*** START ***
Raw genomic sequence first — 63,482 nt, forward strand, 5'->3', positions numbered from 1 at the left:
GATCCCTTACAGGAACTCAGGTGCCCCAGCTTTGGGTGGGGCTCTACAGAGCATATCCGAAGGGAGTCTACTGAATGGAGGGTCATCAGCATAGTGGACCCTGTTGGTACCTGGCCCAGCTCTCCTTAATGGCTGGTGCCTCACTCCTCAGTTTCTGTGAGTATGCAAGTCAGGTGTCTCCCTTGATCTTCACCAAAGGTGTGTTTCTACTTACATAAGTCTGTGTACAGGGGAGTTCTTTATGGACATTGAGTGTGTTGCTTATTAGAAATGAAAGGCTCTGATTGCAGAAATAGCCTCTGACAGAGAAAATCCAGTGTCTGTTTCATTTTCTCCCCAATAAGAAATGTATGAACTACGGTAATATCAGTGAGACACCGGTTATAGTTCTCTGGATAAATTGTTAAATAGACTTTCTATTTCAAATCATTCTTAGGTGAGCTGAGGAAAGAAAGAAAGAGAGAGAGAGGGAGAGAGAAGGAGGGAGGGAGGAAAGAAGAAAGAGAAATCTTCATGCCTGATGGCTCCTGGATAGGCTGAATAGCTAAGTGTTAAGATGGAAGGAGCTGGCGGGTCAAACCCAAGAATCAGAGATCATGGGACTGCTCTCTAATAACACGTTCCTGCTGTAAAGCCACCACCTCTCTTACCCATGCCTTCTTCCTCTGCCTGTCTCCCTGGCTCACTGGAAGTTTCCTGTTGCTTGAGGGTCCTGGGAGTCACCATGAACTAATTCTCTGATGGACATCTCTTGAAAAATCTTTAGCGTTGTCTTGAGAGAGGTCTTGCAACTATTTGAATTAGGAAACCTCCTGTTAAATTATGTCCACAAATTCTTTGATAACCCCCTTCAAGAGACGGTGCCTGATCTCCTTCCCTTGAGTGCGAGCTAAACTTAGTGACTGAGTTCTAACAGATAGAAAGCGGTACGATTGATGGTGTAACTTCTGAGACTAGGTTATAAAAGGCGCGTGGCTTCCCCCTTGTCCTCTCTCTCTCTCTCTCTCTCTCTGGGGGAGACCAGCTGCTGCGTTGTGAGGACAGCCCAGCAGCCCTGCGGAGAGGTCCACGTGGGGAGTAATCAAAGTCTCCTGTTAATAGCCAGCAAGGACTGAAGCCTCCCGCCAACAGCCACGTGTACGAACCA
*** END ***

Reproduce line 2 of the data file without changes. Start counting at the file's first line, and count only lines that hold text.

GATCCCTTACAGGAACTCAGGTGCCCCAGCTTTGGGTGGGGCTCTACAGAGCATATCCGAAGGGAGTCTACTGAATGGAGGGTCATCAGCATAGTGGACCCTGTTGGTACCTGGCCCAGCTCTCCTTAATGGCTGGTGCCTCACTCCTCAGTTTCTGTGAGTATGCAAGTCAGGTGTCTCCCTTGATCTTCACCAAAGGTGTGTTTCTACTTACATAAGTCTGTGTACAGGGGAGTTCTTTATGGACATTGAGTGTGTTGCTTATTAGAAATGAAAGGCTCTGATTGCAGAAATAGCCTCTGACAGAGAAAATCCAGTGTCTGTTTCATTTTCTCCCCAATAAGAAATGTATGAACTACGGTAATATCAGTGAGACACCGGTTATAGTTCTCTGGATAAATTGTTAAATAGACTTTCTATTTCAAATCATTCTTAGGTGAGCTGAGGAAAGAAAGAAAGAGAGAGAGAGGGAGAGAGAAGGAGGGAGGGAGGAAAGAAGAAAGAGAAATCTTCATGCCTGATGGCTCCTGGATAGGCTGAATAGCTAAGTGTTAAGATGGAAGGAGCTGGCGGGTCAAACCCAAGAATCAGAGATCATGGGACTGCTCTCTAATAACACGTTCCTGCTGTAAAGCCACCACCTCTCTTACCCATGCCTTCTTCCTCTGCCTGTCTCCCTGGCTCACTGGAAGTTTCCTGTTGCTTGAGGGTCCTGGGAGTCACCATGAACTAATTCTCTGATGGACATCTCTTGAAAAATCTTTAGCGTTGTCTTGAGAGAGGTCTTGCAACTATTTGAATTAGGAAACCTCCTGTTAAATTATGTCCACAAATTCTTTGATAACCCCCTTCAAGAGACGGTGCCTGATCTCCTTCCCTTGAGTGCGAGCTAAACTTAGTGACTGAGTTCTAACAGATAGAAAGCGGTACGATTGATGGTGTAACTTCTGAGACTAGGTTATAAAAGGCGCGTGGCTTCCCCCTTGTCCTCTCTCTCTCTCTCTCTCTCTCTGGGGGAGACCAGCTGCTGCGTTGTGAGGACAGCCCAGCAGCCCTGCGGAGAGGTCCACGTGGGGAGTAATCAAAGTCTCCTGTTAATAGCCAGCAAGGACTGAAGCCTCCCGCCAACAGCCACGTGTACGAACCA